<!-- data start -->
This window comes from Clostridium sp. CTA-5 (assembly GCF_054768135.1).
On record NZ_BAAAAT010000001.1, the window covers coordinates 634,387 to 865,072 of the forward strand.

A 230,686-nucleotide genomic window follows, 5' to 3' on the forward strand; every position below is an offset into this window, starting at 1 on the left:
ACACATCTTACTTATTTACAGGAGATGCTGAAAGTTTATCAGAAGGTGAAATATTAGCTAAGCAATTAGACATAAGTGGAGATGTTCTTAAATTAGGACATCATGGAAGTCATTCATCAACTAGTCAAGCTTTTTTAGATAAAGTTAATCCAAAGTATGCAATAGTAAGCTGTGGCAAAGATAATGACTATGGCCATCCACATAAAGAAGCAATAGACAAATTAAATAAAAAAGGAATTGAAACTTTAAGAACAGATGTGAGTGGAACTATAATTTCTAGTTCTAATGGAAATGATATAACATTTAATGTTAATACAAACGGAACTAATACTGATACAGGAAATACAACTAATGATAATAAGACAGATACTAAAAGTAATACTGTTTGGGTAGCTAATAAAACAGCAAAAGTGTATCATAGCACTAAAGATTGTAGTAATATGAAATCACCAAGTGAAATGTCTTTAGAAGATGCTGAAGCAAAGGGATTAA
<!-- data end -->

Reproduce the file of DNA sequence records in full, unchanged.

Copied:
This window comes from Clostridium sp. CTA-5 (assembly GCF_054768135.1).
On record NZ_BAAAAT010000001.1, the window covers coordinates 634,387 to 865,072 of the forward strand.

A 230,686-nucleotide genomic window follows, 5' to 3' on the forward strand; every position below is an offset into this window, starting at 1 on the left:
ACACATCTTACTTATTTACAGGAGATGCTGAAAGTTTATCAGAAGGTGAAATATTAGCTAAGCAATTAGACATAAGTGGAGATGTTCTTAAATTAGGACATCATGGAAGTCATTCATCAACTAGTCAAGCTTTTTTAGATAAAGTTAATCCAAAGTATGCAATAGTAAGCTGTGGCAAAGATAATGACTATGGCCATCCACATAAAGAAGCAATAGACAAATTAAATAAAAAAGGAATTGAAACTTTAAGAACAGATGTGAGTGGAACTATAATTTCTAGTTCTAATGGAAATGATATAACATTTAATGTTAATACAAACGGAACTAATACTGATACAGGAAATACAACTAATGATAATAAGACAGATACTAAAAGTAATACTGTTTGGGTAGCTAATAAAACAGCAAAAGTGTATCATAGCACTAAAGATTGTAGTAATATGAAATCACCAAGTGAAATGTCTTTAGAAGATGCTGAAGCAAAGGGATTAA